This morning saw reports on BBC News and BBC Radio 4’s Today programme of increases in fly-tipping as the country remains in lockdown to tackle the Coronavirus.
With most people spending much more time at home and more household waste being produced, there is increasing pressure on waste services. While the majority of waste collection continues as normal, in recent weeks numerous councils across the country have closed some or all of their Household Waste & Recycling Centres (HWRCs), which means many households and businesses are having to hold on to their waste.
We are therefore asking people not to put things they would normally recycle or take to the tip in their rubbish bin. If there is currently no service in your area to recycle items like electrical appliances, garden waste or batteries, consider holding on to them until services resume. People can check services in their area on their council’s website.
The government continues to work closely with local authorities and the waste industry to ensure that waste collections are prioritised appropriately, and last week Defra published guidance for local authorities on how they could mitigate any impacts being felt on their waste collection services as a result of coronavirus.
This includes the recommendation that councils’ top priority should be the collection of residual ‘black bag’ waste to stop the build-up of waste and protect public health.
Through the guidance, we are also encouraging councils to keep their HWRCs open to ensure that bulky waste can continue to be disposed of, but only if social distancing guidelines can be adhered to on site.
If a local HWRC is open, then as per the laws and guidance currently in place, members of the public should only take their waste to a HWRC if the journey is ‘essential’, i.e. because the build-up of waste in the home may pose a risk of injury or to health.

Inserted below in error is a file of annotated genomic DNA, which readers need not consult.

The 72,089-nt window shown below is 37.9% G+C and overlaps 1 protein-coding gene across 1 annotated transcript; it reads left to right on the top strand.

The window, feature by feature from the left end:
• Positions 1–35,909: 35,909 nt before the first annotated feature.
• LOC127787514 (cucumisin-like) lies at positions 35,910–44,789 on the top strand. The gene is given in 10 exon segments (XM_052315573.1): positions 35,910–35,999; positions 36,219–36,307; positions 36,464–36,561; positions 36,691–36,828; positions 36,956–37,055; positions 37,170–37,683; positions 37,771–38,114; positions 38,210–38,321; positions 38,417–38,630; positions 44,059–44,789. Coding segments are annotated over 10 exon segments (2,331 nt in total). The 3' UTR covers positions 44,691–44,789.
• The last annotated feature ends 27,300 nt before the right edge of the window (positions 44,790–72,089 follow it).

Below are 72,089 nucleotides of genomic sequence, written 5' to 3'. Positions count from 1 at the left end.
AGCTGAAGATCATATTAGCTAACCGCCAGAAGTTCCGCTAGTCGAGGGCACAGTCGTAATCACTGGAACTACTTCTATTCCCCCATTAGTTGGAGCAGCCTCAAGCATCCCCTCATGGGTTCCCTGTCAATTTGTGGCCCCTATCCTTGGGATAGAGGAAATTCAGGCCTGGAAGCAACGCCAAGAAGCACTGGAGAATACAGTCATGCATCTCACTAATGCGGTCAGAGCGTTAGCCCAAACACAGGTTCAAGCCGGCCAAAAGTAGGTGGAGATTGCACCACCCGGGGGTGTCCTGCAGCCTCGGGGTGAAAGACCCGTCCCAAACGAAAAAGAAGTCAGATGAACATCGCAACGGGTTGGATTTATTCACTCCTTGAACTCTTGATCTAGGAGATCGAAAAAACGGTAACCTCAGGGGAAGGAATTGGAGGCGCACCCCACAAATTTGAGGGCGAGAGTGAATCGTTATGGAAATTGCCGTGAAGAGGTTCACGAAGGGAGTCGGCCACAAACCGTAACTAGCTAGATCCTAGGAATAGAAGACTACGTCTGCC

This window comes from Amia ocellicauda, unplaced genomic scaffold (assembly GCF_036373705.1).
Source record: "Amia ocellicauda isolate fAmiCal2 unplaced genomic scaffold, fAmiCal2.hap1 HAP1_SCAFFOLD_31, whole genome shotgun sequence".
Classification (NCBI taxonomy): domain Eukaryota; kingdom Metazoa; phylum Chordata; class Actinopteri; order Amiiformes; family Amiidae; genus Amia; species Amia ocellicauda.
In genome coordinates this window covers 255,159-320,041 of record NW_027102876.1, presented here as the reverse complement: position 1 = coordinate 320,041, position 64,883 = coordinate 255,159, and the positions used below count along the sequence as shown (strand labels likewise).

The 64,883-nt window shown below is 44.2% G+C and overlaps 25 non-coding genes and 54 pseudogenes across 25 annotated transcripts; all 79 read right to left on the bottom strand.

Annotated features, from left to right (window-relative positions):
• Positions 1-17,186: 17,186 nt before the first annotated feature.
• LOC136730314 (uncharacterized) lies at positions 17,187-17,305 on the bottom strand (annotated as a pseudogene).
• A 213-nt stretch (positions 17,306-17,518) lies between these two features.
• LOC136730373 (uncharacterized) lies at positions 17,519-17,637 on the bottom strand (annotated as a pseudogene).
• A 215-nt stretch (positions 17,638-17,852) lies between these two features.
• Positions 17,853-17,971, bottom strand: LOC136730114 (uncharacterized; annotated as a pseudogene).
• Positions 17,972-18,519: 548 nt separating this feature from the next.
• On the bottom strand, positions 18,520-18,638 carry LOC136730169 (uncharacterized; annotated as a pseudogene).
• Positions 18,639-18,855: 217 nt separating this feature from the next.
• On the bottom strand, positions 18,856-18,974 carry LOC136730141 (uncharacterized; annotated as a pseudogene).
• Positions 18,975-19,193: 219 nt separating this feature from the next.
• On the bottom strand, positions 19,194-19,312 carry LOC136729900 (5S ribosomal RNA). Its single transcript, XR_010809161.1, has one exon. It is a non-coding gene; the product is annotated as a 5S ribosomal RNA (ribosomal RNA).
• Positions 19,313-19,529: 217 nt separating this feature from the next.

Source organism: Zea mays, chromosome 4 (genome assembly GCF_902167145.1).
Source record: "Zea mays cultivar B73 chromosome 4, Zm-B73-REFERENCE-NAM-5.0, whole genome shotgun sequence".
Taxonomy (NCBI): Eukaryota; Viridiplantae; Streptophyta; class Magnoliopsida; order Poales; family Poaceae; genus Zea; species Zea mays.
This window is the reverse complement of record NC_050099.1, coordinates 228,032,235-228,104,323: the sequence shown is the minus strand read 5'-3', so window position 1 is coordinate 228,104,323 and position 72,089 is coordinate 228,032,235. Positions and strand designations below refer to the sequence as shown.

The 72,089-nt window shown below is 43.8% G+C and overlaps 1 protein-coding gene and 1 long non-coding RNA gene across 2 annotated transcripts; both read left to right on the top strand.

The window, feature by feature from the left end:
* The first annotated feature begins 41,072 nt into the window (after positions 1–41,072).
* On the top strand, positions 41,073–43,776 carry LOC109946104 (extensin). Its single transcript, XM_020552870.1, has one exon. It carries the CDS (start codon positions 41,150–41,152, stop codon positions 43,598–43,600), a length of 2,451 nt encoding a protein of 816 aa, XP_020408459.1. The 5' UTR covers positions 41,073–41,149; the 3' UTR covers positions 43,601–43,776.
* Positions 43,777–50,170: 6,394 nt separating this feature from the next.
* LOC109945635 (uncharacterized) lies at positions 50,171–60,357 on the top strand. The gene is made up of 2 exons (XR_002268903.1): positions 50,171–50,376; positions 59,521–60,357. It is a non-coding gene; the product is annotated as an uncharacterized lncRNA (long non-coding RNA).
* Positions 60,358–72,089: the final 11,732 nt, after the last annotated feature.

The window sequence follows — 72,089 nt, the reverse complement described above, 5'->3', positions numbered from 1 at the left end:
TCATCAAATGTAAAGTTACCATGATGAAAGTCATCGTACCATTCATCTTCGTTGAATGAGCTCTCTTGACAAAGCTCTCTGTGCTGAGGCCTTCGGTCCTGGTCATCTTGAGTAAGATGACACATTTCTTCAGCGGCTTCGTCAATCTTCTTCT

Both the government and local authorities take fly-tipping very seriously, and anyone caught dumping waste illegally will be liable to a £400 fixed penalty notice. The Environment Agency and councils have the power to stop and search vehicles suspected of fly-tipping, and householders can also be fined up to £400 if they pass their waste to an unlicensed waste carrier which is subsequently fly-tipped.
If you need to report a waste crime like fly-tipping, call your local council or the Environment Agency incident hotline: 0800 80 70 60
The Recycle Now website also has a wealth of information that the public and businesses can use during this time.
A Defra spokesperson said:
Fly-tipping blights communities, spoils our countryside, and poses a risk to human health and the environment.
We all have a role to play in keeping our environment clean and now more than ever people must work together to support their communities during this challenging time.